With over 150 participants pre-registered and another 50 or so registering on the day, the estimated funds raised were around $6,000. Walkers and runners from all ages took part in the course with the majority of people completing the six kilometre course. Colour-bombed competitors smiled as they were covered with (and ate in some circumstances!) blue, purple, green and orange coloured powder. The bright colours shone against the backdrop of the bush that the track meandered through, but not quite as brightly as the smiles on all of the organiser’s faces. The four students have not only shown that local kids are able to successfully plan and implement a community event such as the Colour Run, but they have also shown the local and state governments that they aren’t happy to just sit back and watch an essential feature of the town become overgrown with shrubs.
And show them they did. Just two days before the scheduled Colour Run, Department of Environment, Land, Water and Planning (DELWP) acknowledged the pitch that the community put forward a short time ago and have agreed to send representatives to Sea Lake on Wednesday to meet with the Green Lake steering committee and discuss the future of the Green Lake. Jacinta Allan from Regional Development Victoria (RDV) has also been invited. They have expressed interest in visiting the lake; a huge step for a strong-willed community striving for a future.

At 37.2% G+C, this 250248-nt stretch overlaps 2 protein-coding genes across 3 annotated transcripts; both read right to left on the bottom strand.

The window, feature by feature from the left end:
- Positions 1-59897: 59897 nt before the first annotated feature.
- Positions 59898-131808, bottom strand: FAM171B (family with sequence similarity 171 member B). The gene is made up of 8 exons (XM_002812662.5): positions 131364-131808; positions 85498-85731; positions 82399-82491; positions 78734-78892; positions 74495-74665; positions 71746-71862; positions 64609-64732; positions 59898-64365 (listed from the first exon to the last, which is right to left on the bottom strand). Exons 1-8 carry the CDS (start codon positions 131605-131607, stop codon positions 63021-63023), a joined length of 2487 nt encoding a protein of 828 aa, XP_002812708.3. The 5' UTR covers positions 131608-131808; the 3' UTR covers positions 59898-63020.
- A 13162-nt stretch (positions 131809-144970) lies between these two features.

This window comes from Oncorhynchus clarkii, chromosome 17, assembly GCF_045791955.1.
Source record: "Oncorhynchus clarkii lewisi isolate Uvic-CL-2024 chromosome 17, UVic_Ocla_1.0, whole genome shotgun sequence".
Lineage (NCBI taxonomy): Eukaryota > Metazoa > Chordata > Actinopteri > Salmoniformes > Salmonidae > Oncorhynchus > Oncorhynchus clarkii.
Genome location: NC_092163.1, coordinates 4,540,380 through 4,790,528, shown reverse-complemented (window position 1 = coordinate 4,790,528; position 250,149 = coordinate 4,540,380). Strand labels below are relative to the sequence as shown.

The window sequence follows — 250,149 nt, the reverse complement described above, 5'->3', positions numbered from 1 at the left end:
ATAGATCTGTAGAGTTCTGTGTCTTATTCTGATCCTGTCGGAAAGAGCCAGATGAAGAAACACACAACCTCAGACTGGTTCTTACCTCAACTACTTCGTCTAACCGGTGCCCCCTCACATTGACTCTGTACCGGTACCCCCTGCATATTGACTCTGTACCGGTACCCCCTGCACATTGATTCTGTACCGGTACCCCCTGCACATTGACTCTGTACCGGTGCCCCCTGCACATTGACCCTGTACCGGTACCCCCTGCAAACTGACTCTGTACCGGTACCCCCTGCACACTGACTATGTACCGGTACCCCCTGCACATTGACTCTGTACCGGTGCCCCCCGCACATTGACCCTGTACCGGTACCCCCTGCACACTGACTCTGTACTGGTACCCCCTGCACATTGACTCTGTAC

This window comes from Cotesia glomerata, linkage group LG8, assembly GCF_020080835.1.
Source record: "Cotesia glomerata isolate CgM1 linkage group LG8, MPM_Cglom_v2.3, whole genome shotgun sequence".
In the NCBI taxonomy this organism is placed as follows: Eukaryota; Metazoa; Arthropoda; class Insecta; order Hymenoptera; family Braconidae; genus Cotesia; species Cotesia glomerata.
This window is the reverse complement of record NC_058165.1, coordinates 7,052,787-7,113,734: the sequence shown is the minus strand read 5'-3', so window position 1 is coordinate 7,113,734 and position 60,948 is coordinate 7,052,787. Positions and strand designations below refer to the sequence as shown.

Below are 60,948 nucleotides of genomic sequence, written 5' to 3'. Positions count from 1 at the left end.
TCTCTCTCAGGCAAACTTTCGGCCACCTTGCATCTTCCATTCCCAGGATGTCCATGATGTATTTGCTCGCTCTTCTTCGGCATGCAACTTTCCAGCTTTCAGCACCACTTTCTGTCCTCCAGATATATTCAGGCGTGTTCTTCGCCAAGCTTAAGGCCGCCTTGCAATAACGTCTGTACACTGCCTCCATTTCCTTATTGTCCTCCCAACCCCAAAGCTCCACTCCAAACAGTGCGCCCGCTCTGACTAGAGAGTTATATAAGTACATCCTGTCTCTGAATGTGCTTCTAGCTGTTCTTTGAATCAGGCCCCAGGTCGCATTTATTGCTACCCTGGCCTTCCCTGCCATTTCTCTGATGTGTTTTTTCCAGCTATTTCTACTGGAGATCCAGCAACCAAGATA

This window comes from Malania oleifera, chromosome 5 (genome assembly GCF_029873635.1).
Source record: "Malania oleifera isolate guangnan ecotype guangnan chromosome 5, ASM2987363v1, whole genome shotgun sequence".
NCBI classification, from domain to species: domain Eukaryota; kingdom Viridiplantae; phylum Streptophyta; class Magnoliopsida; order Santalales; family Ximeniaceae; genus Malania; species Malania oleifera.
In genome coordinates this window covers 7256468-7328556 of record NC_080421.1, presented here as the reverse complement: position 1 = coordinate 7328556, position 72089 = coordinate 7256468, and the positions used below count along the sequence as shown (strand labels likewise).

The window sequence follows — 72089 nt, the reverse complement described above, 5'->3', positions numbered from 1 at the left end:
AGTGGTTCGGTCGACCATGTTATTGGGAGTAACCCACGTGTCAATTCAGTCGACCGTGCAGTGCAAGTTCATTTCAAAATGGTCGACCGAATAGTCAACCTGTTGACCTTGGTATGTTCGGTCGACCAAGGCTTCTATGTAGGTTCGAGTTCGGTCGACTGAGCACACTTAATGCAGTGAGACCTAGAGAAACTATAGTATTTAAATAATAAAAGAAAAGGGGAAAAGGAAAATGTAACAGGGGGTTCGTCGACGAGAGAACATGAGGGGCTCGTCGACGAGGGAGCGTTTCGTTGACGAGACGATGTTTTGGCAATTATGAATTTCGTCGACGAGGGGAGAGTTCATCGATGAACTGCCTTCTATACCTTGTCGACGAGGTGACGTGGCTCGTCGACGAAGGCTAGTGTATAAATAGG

What if they say no? Well they are one step closer than they were before. Hope has been driving this community forward for 15 years, and after watching the magical connectedness of the locals on Sunday with the lake they refuse to turn their backs on, we at 3585livestayplay have no doubt they will not admit defeat just yet.
Is it worth resurfacing the lake for two million dollars you may ask? Putting a price on mental wellbeing and the survival of a community – a place where many past generations have sacrificed for the generations of today, not to mention a place that I, like many other local residents, want my children to experience for decades to come – is unquestionable. Water is the lifeblood of everything. Sea Lake has a lake, a pipeline and a willing community; all they need is water. Don’t let our hands be bloodied by yet another death of a rural town.